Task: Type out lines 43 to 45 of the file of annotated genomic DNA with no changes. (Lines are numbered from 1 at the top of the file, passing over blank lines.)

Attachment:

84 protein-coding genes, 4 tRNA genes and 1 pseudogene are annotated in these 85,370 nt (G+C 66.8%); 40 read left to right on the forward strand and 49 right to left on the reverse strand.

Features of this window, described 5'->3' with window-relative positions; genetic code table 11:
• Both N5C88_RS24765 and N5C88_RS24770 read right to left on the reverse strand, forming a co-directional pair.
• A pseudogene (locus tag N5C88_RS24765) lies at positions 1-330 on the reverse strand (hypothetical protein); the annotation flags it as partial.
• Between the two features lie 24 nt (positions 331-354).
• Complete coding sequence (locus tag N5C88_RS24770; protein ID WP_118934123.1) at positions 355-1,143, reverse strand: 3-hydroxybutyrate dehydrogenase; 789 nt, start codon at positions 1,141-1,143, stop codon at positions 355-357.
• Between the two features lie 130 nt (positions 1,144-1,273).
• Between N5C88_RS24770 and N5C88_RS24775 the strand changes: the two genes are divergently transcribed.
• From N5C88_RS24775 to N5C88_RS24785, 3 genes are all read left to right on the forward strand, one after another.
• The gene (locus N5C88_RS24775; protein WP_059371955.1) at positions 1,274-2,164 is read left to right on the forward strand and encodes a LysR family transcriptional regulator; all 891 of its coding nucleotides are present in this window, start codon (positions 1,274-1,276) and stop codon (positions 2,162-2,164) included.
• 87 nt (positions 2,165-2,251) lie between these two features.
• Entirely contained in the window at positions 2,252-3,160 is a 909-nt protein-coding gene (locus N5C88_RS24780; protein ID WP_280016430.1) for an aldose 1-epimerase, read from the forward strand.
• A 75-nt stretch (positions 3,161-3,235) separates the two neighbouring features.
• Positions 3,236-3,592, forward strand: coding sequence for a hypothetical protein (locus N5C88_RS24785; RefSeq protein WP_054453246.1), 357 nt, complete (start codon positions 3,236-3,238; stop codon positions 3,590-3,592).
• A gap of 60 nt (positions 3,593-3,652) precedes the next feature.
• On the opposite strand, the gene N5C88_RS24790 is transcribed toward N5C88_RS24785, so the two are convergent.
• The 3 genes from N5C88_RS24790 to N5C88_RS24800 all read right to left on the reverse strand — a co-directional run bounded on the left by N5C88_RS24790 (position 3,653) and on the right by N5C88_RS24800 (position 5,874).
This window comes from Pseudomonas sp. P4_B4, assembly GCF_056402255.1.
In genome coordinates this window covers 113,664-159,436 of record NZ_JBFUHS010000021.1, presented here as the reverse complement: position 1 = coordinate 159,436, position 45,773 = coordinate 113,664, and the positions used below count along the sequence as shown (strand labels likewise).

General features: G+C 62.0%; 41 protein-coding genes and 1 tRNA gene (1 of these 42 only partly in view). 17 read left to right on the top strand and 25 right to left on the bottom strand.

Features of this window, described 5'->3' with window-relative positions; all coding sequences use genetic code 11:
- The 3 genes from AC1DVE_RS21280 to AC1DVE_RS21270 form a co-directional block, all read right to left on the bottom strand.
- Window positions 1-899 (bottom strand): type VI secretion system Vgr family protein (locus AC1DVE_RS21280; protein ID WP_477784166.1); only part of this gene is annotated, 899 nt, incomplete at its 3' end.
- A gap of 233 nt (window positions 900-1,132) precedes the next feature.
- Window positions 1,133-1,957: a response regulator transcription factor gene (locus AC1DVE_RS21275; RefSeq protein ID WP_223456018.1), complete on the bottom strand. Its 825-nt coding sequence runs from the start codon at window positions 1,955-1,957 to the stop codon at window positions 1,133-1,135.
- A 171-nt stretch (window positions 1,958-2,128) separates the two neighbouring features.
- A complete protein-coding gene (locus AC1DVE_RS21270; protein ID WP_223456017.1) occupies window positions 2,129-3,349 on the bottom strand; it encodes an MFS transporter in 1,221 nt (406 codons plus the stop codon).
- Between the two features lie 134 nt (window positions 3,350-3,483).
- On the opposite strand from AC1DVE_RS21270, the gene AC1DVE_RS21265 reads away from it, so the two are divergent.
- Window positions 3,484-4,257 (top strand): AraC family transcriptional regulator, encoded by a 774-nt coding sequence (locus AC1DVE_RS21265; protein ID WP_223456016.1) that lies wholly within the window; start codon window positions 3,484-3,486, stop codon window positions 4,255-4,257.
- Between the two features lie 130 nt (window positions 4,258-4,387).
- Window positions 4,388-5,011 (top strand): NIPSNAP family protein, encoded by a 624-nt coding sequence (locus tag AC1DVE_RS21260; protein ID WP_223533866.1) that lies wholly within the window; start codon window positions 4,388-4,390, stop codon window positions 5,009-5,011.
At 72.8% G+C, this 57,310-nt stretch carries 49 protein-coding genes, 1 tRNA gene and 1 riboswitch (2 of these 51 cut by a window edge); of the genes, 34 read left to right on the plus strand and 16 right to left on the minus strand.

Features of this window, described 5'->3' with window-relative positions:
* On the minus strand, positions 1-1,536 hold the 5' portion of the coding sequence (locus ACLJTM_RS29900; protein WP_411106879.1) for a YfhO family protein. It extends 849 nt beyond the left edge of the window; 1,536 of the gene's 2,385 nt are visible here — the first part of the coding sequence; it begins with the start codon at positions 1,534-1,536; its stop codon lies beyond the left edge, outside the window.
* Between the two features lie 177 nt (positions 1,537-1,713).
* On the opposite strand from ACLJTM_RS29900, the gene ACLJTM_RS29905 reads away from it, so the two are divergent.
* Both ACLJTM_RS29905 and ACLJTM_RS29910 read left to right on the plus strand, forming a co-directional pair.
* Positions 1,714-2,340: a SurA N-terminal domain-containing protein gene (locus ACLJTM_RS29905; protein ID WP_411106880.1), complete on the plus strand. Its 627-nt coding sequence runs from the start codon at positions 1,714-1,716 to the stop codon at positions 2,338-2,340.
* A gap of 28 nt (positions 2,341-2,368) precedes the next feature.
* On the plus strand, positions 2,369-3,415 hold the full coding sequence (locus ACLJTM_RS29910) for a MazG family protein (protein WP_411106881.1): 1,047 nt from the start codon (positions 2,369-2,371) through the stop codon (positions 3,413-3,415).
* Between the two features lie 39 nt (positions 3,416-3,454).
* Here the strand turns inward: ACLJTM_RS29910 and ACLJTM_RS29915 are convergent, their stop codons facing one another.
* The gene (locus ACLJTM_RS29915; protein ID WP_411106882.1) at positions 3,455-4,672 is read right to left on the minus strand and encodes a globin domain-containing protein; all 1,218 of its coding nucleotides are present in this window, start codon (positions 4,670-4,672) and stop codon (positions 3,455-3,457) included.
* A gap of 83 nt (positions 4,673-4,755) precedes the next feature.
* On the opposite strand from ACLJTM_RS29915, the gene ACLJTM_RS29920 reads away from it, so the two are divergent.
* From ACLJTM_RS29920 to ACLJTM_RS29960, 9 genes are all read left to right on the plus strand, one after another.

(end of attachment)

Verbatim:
* Here the strand turns inward: ACLJTM_RS29910 and ACLJTM_RS29915 are convergent, their stop codons facing one another.
* The gene (locus ACLJTM_RS29915; protein ID WP_411106882.1) at positions 3,455-4,672 is read right to left on the minus strand and encodes a globin domain-containing protein; all 1,218 of its coding nucleotides are present in this window, start codon (positions 4,670-4,672) and stop codon (positions 3,455-3,457) included.
* A gap of 83 nt (positions 4,673-4,755) precedes the next feature.